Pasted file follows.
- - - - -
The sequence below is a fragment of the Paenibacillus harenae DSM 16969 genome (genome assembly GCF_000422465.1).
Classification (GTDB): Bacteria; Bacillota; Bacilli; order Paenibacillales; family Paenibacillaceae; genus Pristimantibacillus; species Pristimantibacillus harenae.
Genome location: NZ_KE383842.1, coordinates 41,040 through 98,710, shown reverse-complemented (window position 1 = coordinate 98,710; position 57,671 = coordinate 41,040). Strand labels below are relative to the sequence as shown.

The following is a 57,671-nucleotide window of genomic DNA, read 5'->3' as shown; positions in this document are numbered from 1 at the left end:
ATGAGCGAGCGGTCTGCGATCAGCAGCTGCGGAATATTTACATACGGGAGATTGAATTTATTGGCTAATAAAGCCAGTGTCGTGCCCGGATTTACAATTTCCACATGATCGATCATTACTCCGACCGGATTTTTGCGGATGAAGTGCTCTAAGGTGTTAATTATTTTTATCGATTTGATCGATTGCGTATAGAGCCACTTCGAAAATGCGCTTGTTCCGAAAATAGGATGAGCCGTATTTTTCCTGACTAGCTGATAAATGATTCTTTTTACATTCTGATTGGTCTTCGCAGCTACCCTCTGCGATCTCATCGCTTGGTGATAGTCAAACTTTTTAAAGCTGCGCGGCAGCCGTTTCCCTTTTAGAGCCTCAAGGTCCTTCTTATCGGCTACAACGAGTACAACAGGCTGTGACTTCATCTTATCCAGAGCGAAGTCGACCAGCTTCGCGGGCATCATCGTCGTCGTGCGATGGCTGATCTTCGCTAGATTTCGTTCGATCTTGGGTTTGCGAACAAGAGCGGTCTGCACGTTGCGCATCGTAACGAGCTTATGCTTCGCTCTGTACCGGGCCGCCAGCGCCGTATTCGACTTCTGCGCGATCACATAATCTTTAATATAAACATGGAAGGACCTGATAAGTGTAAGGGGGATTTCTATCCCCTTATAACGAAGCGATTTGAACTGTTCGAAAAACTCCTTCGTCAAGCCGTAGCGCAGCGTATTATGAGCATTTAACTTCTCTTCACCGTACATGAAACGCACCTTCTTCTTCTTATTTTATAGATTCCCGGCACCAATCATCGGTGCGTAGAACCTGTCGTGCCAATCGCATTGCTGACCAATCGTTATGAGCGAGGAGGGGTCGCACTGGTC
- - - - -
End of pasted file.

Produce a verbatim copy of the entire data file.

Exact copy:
The sequence below is a fragment of the Paenibacillus harenae DSM 16969 genome (genome assembly GCF_000422465.1).
Classification (GTDB): Bacteria; Bacillota; Bacilli; order Paenibacillales; family Paenibacillaceae; genus Pristimantibacillus; species Pristimantibacillus harenae.
Genome location: NZ_KE383842.1, coordinates 41,040 through 98,710, shown reverse-complemented (window position 1 = coordinate 98,710; position 57,671 = coordinate 41,040). Strand labels below are relative to the sequence as shown.

The following is a 57,671-nucleotide window of genomic DNA, read 5'->3' as shown; positions in this document are numbered from 1 at the left end:
ATGAGCGAGCGGTCTGCGATCAGCAGCTGCGGAATATTTACATACGGGAGATTGAATTTATTGGCTAATAAAGCCAGTGTCGTGCCCGGATTTACAATTTCCACATGATCGATCATTACTCCGACCGGATTTTTGCGGATGAAGTGCTCTAAGGTGTTAATTATTTTTATCGATTTGATCGATTGCGTATAGAGCCACTTCGAAAATGCGCTTGTTCCGAAAATAGGATGAGCCGTATTTTTCCTGACTAGCTGATAAATGATTCTTTTTACATTCTGATTGGTCTTCGCAGCTACCCTCTGCGATCTCATCGCTTGGTGATAGTCAAACTTTTTAAAGCTGCGCGGCAGCCGTTTCCCTTTTAGAGCCTCAAGGTCCTTCTTATCGGCTACAACGAGTACAACAGGCTGTGACTTCATCTTATCCAGAGCGAAGTCGACCAGCTTCGCGGGCATCATCGTCGTCGTGCGATGGCTGATCTTCGCTAGATTTCGTTCGATCTTGGGTTTGCGAACAAGAGCGGTCTGCACGTTGCGCATCGTAACGAGCTTATGCTTCGCTCTGTACCGGGCCGCCAGCGCCGTATTCGACTTCTGCGCGATCACATAATCTTTAATATAAACATGGAAGGACCTGATAAGTGTAAGGGGGATTTCTATCCCCTTATAACGAAGCGATTTGAACTGTTCGAAAAACTCCTTCGTCAAGCCGTAGCGCAGCGTATTATGAGCATTTAACTTCTCTTCACCGTACATGAAACGCACCTTCTTCTTCTTATTTTATAGATTCCCGGCACCAATCATCGGTGCGTAGAACCTGTCGTGCCAATCGCATTGCTGACCAATCGTTATGAGCGAGGAGGGGTCGCACTGGTC